‘Even The Swans Are Dirty’ is a mini-travelogue through Berlin’s Maybachufer district, navigating through hipster fanny packs, filthy cappuccino foam, junkies, burned-out Mercedes, broken bottles, graffiti…. Any similarity to the dark and frightening musical concoctions of Michael Gira is probably a coincidence. I think! The erotic atmospherics and “thud and crash” of Morris Windsor’s on ‘Beak 2’ serve as a wake-up call to prepare us for the final descent into…Madness? Freedom? Ecstasy? Hold on, it’s gonna be a bumpy ride, a little turbulence until we reach our final destination. ‘Birds Of North America’ is a titillating tale of topical temptations (literally) and perhaps a stab at nationalistic pride? It’s grounded in tits and robins and worms and cinnamon girls and flammulated owls (whatever they are) and races to the stars and competitions to control the universe, but while English “birds” might be nice, they’re no match for the American variety!
‘Back To The Egg’ sounds like a McCartney solo album, but here it is a swaying arms-akimbo tribute to, well, his other band, Wings, which is obviously appropriate in a concept album about birds and space travel. There’s even a line about “Wings Over Sweden” in case you need a little encouragement figuring it out. And Ant also says it’s about his rediscovered love of ABBA. All I can say is, “What took you so long”. The gauntlet has been thrown: The Beatles or ABBA?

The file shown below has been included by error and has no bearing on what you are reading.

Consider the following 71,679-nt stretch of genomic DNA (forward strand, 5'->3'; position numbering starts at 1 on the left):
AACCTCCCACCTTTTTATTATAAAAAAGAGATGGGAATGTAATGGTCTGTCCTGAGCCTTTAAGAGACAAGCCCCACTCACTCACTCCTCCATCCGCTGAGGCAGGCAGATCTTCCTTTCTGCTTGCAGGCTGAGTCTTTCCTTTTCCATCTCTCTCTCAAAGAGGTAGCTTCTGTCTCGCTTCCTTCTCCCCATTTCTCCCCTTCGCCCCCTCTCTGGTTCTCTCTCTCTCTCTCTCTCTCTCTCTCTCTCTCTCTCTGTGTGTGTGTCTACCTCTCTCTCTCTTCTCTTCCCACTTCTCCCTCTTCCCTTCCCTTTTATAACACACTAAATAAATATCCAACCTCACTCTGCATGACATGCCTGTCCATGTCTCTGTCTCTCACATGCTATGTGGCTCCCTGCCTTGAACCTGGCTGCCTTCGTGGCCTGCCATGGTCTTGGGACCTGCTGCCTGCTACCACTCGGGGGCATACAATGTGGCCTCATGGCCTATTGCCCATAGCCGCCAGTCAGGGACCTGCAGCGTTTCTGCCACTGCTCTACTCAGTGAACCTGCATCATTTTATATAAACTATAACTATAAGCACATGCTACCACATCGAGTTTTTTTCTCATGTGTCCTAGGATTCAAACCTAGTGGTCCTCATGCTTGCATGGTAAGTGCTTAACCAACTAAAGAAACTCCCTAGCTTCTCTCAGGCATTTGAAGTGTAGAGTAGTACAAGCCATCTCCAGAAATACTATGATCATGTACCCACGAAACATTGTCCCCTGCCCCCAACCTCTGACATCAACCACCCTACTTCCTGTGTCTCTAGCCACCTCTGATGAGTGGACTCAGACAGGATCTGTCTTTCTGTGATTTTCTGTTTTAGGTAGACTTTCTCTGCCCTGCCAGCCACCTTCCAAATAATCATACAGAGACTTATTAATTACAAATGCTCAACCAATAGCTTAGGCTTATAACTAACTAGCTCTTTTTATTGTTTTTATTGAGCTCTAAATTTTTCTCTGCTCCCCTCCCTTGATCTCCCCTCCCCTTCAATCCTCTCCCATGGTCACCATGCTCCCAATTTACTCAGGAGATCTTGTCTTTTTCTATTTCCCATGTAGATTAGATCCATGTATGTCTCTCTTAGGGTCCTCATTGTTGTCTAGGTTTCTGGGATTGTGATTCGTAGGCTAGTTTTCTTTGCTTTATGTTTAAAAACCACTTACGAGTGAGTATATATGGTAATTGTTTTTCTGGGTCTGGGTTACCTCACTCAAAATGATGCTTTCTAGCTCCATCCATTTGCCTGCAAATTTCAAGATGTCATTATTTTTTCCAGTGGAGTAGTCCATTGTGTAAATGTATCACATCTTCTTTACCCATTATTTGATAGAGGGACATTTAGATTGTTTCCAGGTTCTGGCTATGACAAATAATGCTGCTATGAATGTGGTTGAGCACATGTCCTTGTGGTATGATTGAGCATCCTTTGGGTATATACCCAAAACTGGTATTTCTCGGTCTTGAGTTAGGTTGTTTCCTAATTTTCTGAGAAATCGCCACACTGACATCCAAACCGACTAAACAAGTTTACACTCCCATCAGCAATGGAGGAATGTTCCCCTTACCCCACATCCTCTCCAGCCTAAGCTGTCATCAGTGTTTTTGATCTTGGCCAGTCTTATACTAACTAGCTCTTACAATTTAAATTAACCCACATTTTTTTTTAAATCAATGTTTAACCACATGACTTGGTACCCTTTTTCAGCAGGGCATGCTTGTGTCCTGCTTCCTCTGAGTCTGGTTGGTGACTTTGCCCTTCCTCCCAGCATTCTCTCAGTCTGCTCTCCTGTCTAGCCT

The final (titled) track, ‘Space Force’ may seem defeatist, as our hero decides, “Fuck it, Earth is not fit for human consumption, I need to leave the planet.” But it’s really about new beginnings/liftoffs, rather than final endings/landings. So it’s off to breakfast on Mars (to finally answer Bowie’s interrogatory), dancing with Spock and Kirk (and answering Spizz 80’s interrogatory), accompanied by a hefty bag of trips (mushrooms, a little “tea”, some cosmic potatoes, psilocybin in a tube), intergalactic laxatives, Mother Goose juice…. Say hello to Major Tom.
Manbird is an epic accomplishment, a long strange trip. Barbeau’s musical variety bounces across genres like light beaming off the third stone from the sun from a galaxy far, far away (psychedelia, prog, pop, avantwyrdfolk, electronic krautrock), but it all works because despite the distances travelled, there is no road LESS travelled, only a wide open universe of possibilities, musical, personal, spiritual, philosophical, political. It’s all in here if you are ready to crack the cosmic egg and unleash the awe and mystery of what it’s like Being Anton Barbeau.